Gary is a man who has not worked for some time and looks unlikely to get employment in the near future. He has a penchant – some might say a talent – for writing short stories. We think they deserve a wider audience and together they will constitute Gary’s blog (we would really prefer a nice title such as ‘Gary’s compositions’ but blog seems to be the word of the moment.
Here is the first one – Angela
1948 – three years after the end of the Second World War, when most of the poor in inner cities lived in back-to-back terraced housing hardly fit for human habitation, where life was tough and the dirt beneath the feet of the residents was almost worth as much as life itself. Angela lived in this place of despair along with her mother, father and nine brothers. She worked in the local cotton mill, where the constant click-clacking of cogs and bobbins in her ears sucked her mind of will and seemed to deprive the heart of all hope, but her parents needed her wages.
By good fortune, Angela had one prize asset. She was beautiful – very beautiful indeed. She needed no cosmetics to enhance her looks and chestnut hair fell deep and dark like a swirling stream to the curve of her waist. Angelo knew what she wanted from life and it wasn’t cold water and carbolic soap, or mutton stew and stale bread for tea. She could not wait but realised she had to move fast before her looks might vanish like mist on a spring morning.
Things turned up for Angela on one rain-sodden Sunday afternoon when she saw a notice in a shop window –‘New Beauty Contest’ – with a footnote asking people to apply to the local council. It gave information about a valuable prize and a special bonus for the winner to be invited to important local events. ‘That is for me’, Angela said to herself. As soon as the shop was open she picked up an entrance form and applied to enter the fray.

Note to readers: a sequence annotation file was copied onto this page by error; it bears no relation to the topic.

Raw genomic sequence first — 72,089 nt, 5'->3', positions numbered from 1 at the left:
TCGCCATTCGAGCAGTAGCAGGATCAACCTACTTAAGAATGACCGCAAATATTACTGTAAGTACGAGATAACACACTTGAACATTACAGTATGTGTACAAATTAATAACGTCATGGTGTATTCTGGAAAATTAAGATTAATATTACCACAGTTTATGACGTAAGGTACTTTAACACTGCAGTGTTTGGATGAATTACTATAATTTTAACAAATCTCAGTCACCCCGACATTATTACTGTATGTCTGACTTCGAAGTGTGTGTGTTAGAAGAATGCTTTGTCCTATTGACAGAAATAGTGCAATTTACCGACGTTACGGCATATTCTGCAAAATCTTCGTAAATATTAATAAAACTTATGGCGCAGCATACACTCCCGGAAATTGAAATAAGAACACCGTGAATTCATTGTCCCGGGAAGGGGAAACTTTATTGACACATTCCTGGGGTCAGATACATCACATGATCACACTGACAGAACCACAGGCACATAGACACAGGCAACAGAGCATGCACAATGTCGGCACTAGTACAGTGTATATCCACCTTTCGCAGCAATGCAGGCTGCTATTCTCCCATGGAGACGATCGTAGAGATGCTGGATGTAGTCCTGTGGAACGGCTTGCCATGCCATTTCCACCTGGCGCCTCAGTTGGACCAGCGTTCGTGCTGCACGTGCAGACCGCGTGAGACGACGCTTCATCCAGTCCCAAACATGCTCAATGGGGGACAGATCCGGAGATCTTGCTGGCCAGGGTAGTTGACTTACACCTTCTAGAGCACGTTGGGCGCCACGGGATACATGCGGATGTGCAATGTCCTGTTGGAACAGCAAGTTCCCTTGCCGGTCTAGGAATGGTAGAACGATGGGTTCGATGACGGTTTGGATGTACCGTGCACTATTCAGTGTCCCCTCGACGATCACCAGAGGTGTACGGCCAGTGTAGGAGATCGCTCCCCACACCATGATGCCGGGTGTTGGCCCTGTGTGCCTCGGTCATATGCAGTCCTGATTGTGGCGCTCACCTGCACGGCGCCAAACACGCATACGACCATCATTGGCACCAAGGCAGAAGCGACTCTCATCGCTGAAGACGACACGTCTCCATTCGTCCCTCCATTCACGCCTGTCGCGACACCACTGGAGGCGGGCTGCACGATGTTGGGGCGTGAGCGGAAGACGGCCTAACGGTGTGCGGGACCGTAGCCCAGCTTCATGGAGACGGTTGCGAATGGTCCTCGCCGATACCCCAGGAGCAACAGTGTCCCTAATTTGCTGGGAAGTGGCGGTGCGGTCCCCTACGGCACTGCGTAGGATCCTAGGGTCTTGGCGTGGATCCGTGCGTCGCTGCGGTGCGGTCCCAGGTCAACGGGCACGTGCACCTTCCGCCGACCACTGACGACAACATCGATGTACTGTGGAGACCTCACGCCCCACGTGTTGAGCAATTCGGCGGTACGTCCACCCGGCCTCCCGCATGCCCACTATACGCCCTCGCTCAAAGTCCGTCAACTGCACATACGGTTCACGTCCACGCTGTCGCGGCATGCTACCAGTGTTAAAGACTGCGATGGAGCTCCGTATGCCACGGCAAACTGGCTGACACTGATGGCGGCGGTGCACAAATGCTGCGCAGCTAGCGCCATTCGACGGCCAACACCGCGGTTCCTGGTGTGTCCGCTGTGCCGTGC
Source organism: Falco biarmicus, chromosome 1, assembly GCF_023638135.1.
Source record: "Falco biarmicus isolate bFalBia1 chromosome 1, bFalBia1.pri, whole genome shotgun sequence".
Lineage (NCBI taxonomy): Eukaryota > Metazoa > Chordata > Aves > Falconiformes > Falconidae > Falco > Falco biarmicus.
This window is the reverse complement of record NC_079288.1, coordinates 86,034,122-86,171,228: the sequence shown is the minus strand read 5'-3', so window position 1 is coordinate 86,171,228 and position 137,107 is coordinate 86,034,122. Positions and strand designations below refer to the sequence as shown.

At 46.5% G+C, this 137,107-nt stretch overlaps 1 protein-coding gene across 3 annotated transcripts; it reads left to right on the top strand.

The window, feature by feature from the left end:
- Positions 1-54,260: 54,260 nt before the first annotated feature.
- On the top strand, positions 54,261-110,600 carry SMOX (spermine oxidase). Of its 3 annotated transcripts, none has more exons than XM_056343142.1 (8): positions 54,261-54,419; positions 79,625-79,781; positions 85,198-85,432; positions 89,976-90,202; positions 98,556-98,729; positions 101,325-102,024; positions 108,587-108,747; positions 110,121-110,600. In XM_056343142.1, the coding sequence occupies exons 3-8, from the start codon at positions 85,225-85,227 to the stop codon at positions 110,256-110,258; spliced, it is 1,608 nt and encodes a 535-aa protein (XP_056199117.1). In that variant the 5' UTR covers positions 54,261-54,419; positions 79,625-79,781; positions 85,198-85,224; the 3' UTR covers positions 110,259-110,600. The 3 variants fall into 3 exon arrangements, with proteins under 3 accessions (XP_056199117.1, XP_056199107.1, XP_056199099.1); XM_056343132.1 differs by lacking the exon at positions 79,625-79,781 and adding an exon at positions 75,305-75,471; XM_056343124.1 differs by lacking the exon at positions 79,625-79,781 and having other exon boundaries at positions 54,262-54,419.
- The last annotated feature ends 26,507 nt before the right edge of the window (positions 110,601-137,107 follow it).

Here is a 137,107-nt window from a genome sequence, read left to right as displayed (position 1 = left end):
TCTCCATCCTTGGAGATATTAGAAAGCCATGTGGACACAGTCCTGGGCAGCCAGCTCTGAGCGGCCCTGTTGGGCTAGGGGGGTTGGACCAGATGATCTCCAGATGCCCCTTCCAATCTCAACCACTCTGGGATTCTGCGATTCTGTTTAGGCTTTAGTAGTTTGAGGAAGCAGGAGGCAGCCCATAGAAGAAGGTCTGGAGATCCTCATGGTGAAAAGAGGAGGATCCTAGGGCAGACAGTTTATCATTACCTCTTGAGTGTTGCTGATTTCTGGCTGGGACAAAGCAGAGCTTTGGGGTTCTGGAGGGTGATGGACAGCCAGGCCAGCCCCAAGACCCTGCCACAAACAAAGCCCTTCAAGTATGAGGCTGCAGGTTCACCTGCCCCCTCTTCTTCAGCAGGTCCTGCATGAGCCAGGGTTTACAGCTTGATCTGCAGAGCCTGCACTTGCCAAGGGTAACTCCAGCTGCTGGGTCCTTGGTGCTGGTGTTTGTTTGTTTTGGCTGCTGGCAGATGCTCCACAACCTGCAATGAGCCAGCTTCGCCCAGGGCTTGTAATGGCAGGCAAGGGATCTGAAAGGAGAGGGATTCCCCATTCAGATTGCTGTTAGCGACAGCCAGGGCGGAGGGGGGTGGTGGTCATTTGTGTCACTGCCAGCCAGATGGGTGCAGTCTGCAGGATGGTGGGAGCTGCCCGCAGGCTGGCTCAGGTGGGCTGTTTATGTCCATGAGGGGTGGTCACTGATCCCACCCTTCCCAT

Little did she know, but seeing the leaflet changed her life in ways she could never imagine. She borrowed a pink flared dress and matching shoes for the big day and chatted with the other contestants awaiting her turn to shine. Three members of the council committee and a local dignitary were the judges and Angela decided to put on the show her young life to woo and win them over. She then stood nervously by the panel as they deliberated about the winner. The judges all agreed that Angela was by far the most beautiful and so a golden sash was placed over her shoulder, together with the sum of £5 in prize money and an invitation to the Mayor’s grand ball.
Angela spent some of the money on a new outfit for the ball and before long she stood proudly in the foyer greeting the guest on their arrival at the Ball. Before long she was invited herself to enter the grand ballroom where invitations to dance came quick and fast like April showers on a breezy day. She chatted to each partner as the evening wore on, but her eyes were fixed firmly on one of the participants, local millionaire philanthropist, Barclay Fitzgerald. He was much older than Angela but this did not matter to her. The important thing was that he was single. To her delight her dance with him turned out to be a waltz and a the lights dimmed and the glitter ball shone down, Angela took the opportunity to hold him close and shivered as his hands gripped her body tightly as he moved closer in response. At the end of the evening a waiter placed a small envelope next to Angela’s champagne flute and she opened it with fingers trembling delicately like a butterfly’s wing. To her joy, Barclay had asked to meet her the following night and, if she agreed, he would send his limousine round to her street in the slums.
Exactly on time the car arrived to pick her up as a s the chauffeur opened the door, she glanced down the street to notice admiring glances from neighbours who would always be denied the joy that she was now experiencing.